You open the door, and there is your daughter. You remember the faint moon weaving itself along the water's surface. You can barely make out the distant shore. You invite the river in. Have you missed me? she says. You point to the television screen. You point to the sudden moon. All you want is to say your daughter's name, but your mouth won't open. With both of your hands, you hold out a blue quilt.



In the documentary, the narrator speaks of damming rivers. The narrator explains the ecosystem, the narrator explains displacement, and then the documentary cuts to a montage of men shouting about floods and electricity. The straighter the river's course, the more speed. The river's right there in your living room. She's beside you on the couch, cuddling a blue quilt. You've made popcorn to share, and you each take turns monotonously placing piece after piece in your mouths. It looks like you are eating tiny clouds.



You wake up, and it's light out. You put the kettle on for some tea. The sun shines like a far-off television. Through the window, you can make out even the trees on the river's opposite bank. A linden, a birch. A bald eagle nesting in a cottonwood. Someone's fishing, his body shortened by the water. In a letter, you write Dear Agnes. You cross it out and write Dear Simone. You have forgotten the kettle until it trills like a flute. You seal the envelope and carefully write the address for the moon.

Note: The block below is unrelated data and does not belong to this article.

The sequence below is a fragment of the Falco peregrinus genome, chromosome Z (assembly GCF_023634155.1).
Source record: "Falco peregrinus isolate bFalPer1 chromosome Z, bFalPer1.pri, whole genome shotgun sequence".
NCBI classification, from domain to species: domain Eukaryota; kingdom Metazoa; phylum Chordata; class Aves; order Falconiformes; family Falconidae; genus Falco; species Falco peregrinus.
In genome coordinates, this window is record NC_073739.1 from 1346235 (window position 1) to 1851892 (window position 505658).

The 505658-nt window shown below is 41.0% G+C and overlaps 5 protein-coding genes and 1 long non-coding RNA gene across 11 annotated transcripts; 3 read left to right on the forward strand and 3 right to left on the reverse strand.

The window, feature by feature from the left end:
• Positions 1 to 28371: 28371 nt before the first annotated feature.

In the stage play, there are two rivers, and the two rivers share the same name. You play one river. Your daughter plays the other. A stagehand pulls the curtain, and the audience is quiet as a cave. You say your lines perfectly. A committee of faceless men wearing gray suits stands on stage, and you are telling them about what happens under your surface. You are telling them about how you smooth stones like the wind. Your daughter stands next to you. She has somehow crafted a windowless room. The room surrounds her. It is invisible. But she can't see past the transparent walls. She sings a song she's spontaneously making up, and to ensure she's happy with each word, she keeps starting again from the beginning. She sings of the moon resting in the sky like an unbroken egg. She sings of growing tall enough to touch it. The song is called "The Cormorant." At the end of the scene, you're supposed to submit to the committee a photograph of your daughter's name. That's when your daughter will stop singing. In your wallet, you find a photo that says Lethe. Your daughter continues to sing. On your phone, you find a photo that says Charlotte, but again you hear the song's opening words. You find another that says Gertrude. Another that says Sam. Over and over, how the moon rests unbroken like an egg. Oh, to be tall enough to touch it.